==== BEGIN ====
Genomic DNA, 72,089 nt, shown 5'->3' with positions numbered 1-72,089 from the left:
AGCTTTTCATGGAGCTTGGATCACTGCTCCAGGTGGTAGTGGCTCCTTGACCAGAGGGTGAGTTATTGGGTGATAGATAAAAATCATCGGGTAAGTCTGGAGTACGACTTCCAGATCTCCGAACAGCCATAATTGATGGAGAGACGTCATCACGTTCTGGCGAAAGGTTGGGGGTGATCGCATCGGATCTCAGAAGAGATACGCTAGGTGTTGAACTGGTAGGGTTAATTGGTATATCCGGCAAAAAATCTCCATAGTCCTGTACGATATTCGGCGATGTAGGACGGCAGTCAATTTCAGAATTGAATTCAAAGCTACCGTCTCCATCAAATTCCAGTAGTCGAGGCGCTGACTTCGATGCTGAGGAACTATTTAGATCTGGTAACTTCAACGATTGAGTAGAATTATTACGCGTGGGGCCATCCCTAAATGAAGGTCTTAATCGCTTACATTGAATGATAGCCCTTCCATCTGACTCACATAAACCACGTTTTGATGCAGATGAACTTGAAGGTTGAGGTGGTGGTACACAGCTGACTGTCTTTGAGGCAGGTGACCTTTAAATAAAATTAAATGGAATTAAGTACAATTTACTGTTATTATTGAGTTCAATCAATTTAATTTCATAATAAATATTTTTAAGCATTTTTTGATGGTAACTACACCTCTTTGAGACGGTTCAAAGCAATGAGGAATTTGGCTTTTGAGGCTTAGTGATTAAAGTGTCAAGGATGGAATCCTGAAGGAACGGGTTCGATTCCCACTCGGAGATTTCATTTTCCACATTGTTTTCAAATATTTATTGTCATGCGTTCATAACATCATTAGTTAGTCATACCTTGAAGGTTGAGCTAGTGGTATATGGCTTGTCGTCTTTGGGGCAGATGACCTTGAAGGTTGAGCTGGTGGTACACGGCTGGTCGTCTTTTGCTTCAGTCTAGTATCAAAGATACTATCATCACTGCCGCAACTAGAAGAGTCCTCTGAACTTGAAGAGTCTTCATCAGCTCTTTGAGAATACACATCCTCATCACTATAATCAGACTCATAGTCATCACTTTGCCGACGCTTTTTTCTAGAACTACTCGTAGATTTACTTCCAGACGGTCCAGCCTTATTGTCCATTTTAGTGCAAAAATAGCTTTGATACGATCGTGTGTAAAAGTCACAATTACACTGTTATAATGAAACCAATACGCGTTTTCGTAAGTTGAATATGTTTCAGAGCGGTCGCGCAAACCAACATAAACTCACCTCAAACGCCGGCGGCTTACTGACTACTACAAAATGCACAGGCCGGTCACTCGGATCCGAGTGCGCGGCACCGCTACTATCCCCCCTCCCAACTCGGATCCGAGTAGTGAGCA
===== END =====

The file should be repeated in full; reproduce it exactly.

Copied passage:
Genomic DNA, 72,089 nt, shown 5'->3' with positions numbered 1-72,089 from the left:
AGCTTTTCATGGAGCTTGGATCACTGCTCCAGGTGGTAGTGGCTCCTTGACCAGAGGGTGAGTTATTGGGTGATAGATAAAAATCATCGGGTAAGTCTGGAGTACGACTTCCAGATCTCCGAACAGCCATAATTGATGGAGAGACGTCATCACGTTCTGGCGAAAGGTTGGGGGTGATCGCATCGGATCTCAGAAGAGATACGCTAGGTGTTGAACTGGTAGGGTTAATTGGTATATCCGGCAAAAAATCTCCATAGTCCTGTACGATATTCGGCGATGTAGGACGGCAGTCAATTTCAGAATTGAATTCAAAGCTACCGTCTCCATCAAATTCCAGTAGTCGAGGCGCTGACTTCGATGCTGAGGAACTATTTAGATCTGGTAACTTCAACGATTGAGTAGAATTATTACGCGTGGGGCCATCCCTAAATGAAGGTCTTAATCGCTTACATTGAATGATAGCCCTTCCATCTGACTCACATAAACCACGTTTTGATGCAGATGAACTTGAAGGTTGAGGTGGTGGTACACAGCTGACTGTCTTTGAGGCAGGTGACCTTTAAATAAAATTAAATGGAATTAAGTACAATTTACTGTTATTATTGAGTTCAATCAATTTAATTTCATAATAAATATTTTTAAGCATTTTTTGATGGTAACTACACCTCTTTGAGACGGTTCAAAGCAATGAGGAATTTGGCTTTTGAGGCTTAGTGATTAAAGTGTCAAGGATGGAATCCTGAAGGAACGGGTTCGATTCCCACTCGGAGATTTCATTTTCCACATTGTTTTCAAATATTTATTGTCATGCGTTCATAACATCATTAGTTAGTCATACCTTGAAGGTTGAGCTAGTGGTATATGGCTTGTCGTCTTTGGGGCAGATGACCTTGAAGGTTGAGCTGGTGGTACACGGCTGGTCGTCTTTTGCTTCAGTCTAGTATCAAAGATACTATCATCACTGCCGCAACTAGAAGAGTCCTCTGAACTTGAAGAGTCTTCATCAGCTCTTTGAGAATACACATCCTCATCACTATAATCAGACTCATAGTCATCACTTTGCCGACGCTTTTTTCTAGAACTACTCGTAGATTTACTTCCAGACGGTCCAGCCTTATTGTCCATTTTAGTGCAAAAATAGCTTTGATACGATCGTGTGTAAAAGTCACAATTACACTGTTATAATGAAACCAATACGCGTTTTCGTAAGTTGAATATGTTTCAGAGCGGTCGCGCAAACCAACATAAACTCACCTCAAACGCCGGCGGCTTACTGACTACTACAAAATGCACAGGCCGGTCACTCGGATCCGAGTGCGCGGCACCGCTACTATCCCCCCTCCCAACTCGGATCCGAGTAGTGAGCA